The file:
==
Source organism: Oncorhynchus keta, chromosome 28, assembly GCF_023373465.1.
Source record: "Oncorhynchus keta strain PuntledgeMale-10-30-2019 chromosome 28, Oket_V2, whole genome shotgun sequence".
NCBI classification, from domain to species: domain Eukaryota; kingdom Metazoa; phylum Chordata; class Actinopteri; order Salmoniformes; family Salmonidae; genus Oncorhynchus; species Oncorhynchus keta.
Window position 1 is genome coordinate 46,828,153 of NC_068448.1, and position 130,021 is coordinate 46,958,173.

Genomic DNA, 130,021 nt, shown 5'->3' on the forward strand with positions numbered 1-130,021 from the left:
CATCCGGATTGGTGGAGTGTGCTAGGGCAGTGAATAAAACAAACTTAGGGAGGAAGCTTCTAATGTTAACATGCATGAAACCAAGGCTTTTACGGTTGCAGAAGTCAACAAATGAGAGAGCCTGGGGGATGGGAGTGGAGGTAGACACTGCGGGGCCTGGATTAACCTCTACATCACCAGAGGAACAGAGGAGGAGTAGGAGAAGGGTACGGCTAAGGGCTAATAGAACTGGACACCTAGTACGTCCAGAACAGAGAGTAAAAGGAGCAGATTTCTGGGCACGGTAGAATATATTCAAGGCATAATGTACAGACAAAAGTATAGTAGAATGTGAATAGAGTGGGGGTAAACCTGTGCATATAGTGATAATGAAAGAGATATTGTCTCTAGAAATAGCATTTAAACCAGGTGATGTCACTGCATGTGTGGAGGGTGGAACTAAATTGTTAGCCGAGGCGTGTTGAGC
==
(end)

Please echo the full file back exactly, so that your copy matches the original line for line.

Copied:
Source organism: Oncorhynchus keta, chromosome 28, assembly GCF_023373465.1.
Source record: "Oncorhynchus keta strain PuntledgeMale-10-30-2019 chromosome 28, Oket_V2, whole genome shotgun sequence".
NCBI classification, from domain to species: domain Eukaryota; kingdom Metazoa; phylum Chordata; class Actinopteri; order Salmoniformes; family Salmonidae; genus Oncorhynchus; species Oncorhynchus keta.
Window position 1 is genome coordinate 46,828,153 of NC_068448.1, and position 130,021 is coordinate 46,958,173.

Genomic DNA, 130,021 nt, shown 5'->3' on the forward strand with positions numbered 1-130,021 from the left:
CATCCGGATTGGTGGAGTGTGCTAGGGCAGTGAATAAAACAAACTTAGGGAGGAAGCTTCTAATGTTAACATGCATGAAACCAAGGCTTTTACGGTTGCAGAAGTCAACAAATGAGAGAGCCTGGGGGATGGGAGTGGAGGTAGACACTGCGGGGCCTGGATTAACCTCTACATCACCAGAGGAACAGAGGAGGAGTAGGAGAAGGGTACGGCTAAGGGCTAATAGAACTGGACACCTAGTACGTCCAGAACAGAGAGTAAAAGGAGCAGATTTCTGGGCACGGTAGAATATATTCAAGGCATAATGTACAGACAAAAGTATAGTAGAATGTGAATAGAGTGGGGGTAAACCTGTGCATATAGTGATAATGAAAGAGATATTGTCTCTAGAAATAGCATTTAAACCAGGTGATGTCACTGCATGTGTGGAGGGTGGAACTAAATTGTTAGCCGAGGCGTGTTGAGC